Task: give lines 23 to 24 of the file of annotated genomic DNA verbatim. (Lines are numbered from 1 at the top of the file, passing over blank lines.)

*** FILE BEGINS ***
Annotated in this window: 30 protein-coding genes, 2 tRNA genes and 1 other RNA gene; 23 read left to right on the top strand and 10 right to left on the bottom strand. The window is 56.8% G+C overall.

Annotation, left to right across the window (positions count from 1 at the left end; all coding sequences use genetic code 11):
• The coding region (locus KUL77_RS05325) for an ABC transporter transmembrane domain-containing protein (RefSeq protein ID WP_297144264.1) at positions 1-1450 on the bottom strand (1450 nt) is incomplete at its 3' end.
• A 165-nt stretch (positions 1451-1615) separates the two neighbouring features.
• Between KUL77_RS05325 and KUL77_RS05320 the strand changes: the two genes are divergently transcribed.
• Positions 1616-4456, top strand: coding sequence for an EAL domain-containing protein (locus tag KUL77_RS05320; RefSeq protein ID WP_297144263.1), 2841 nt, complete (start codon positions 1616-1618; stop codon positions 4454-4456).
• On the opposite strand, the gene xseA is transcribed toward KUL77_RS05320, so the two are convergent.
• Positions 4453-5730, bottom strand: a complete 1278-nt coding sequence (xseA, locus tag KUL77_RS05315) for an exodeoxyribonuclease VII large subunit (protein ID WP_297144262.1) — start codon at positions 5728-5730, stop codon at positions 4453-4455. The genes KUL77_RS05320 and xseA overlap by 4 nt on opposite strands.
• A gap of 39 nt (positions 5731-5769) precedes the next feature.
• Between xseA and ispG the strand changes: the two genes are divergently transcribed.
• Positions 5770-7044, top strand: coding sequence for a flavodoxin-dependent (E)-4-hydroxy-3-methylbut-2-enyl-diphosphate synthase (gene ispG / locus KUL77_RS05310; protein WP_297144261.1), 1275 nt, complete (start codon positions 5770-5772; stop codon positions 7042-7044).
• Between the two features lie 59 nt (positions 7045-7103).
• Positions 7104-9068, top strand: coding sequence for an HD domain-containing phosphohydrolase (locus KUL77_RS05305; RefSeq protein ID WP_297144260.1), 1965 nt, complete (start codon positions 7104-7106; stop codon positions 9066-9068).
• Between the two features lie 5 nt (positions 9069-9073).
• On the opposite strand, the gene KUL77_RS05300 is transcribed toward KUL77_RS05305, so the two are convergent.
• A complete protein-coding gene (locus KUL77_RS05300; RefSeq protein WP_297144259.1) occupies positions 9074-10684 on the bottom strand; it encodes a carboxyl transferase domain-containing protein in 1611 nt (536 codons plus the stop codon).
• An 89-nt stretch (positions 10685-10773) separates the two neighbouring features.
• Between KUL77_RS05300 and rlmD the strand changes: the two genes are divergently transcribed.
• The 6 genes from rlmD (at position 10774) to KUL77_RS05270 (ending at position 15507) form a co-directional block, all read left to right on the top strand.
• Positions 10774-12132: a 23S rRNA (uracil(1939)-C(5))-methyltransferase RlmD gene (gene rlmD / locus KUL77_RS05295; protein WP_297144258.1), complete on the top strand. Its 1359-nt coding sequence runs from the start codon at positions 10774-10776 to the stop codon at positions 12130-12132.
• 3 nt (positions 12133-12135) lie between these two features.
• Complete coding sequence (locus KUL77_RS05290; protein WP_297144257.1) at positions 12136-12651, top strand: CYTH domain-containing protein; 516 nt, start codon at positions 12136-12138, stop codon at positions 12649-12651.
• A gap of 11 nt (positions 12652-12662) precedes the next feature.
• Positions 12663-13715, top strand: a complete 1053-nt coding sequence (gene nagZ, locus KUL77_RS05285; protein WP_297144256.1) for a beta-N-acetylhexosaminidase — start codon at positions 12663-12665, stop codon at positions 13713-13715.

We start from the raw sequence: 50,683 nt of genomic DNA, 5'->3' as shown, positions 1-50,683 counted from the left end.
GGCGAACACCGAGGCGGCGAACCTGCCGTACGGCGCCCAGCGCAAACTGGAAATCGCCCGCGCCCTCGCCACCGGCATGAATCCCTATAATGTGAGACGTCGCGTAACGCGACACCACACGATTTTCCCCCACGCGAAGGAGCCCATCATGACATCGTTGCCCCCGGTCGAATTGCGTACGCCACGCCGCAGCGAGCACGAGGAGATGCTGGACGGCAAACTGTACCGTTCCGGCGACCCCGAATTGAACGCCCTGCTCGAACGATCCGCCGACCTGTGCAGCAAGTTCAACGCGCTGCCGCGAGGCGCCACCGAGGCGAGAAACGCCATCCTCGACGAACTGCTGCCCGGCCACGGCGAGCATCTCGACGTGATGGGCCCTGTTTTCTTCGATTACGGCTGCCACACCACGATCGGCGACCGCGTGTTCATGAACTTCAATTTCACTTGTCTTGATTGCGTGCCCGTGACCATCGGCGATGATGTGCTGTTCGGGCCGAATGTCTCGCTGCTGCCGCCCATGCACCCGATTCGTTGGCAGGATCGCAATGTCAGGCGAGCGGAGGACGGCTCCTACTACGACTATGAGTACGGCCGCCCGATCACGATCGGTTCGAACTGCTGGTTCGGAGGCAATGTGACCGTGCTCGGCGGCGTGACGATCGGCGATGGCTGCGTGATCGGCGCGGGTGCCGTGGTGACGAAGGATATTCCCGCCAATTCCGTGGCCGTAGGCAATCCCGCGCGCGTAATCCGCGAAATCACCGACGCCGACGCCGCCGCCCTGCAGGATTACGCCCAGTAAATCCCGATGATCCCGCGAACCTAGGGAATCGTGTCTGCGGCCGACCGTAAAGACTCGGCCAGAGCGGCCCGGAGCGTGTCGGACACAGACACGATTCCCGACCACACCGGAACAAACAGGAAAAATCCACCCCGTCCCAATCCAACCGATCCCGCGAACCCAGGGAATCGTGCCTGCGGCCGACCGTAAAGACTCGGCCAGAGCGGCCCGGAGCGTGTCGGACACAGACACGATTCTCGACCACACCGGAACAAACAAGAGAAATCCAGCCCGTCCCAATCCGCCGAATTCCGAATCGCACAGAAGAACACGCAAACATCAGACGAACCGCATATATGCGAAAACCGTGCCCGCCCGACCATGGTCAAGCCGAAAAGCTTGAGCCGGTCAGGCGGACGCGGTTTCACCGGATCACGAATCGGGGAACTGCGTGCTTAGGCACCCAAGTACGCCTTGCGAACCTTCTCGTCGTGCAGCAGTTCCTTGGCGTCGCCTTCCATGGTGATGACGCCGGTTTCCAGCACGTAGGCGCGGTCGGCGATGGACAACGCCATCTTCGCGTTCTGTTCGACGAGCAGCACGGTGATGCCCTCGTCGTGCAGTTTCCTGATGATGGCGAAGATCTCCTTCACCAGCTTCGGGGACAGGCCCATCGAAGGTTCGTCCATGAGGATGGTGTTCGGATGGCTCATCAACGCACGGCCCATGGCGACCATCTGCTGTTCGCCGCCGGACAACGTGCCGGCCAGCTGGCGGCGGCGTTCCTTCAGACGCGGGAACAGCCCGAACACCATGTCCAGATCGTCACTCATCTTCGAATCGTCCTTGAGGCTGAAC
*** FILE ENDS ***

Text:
• A gap of 11 nt (positions 12652-12662) precedes the next feature.
• Positions 12663-13715, top strand: a complete 1053-nt coding sequence (gene nagZ, locus KUL77_RS05285; protein WP_297144256.1) for a beta-N-acetylhexosaminidase — start codon at positions 12663-12665, stop codon at positions 13713-13715.